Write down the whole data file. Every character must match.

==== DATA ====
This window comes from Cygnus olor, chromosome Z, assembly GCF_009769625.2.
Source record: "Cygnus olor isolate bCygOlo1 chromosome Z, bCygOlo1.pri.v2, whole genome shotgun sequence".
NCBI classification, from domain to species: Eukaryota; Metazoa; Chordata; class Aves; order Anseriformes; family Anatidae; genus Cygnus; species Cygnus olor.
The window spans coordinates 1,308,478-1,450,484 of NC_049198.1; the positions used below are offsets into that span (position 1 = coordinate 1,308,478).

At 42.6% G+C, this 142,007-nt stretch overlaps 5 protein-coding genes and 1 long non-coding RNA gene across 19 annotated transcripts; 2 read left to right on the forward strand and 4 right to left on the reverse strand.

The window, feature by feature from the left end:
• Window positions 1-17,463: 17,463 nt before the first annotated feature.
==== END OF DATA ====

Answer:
This window comes from Cygnus olor, chromosome Z, assembly GCF_009769625.2.
Source record: "Cygnus olor isolate bCygOlo1 chromosome Z, bCygOlo1.pri.v2, whole genome shotgun sequence".
NCBI classification, from domain to species: Eukaryota; Metazoa; Chordata; class Aves; order Anseriformes; family Anatidae; genus Cygnus; species Cygnus olor.
The window spans coordinates 1,308,478-1,450,484 of NC_049198.1; the positions used below are offsets into that span (position 1 = coordinate 1,308,478).

At 42.6% G+C, this 142,007-nt stretch overlaps 5 protein-coding genes and 1 long non-coding RNA gene across 19 annotated transcripts; 2 read left to right on the forward strand and 4 right to left on the reverse strand.

The window, feature by feature from the left end:
• Window positions 1-17,463: 17,463 nt before the first annotated feature.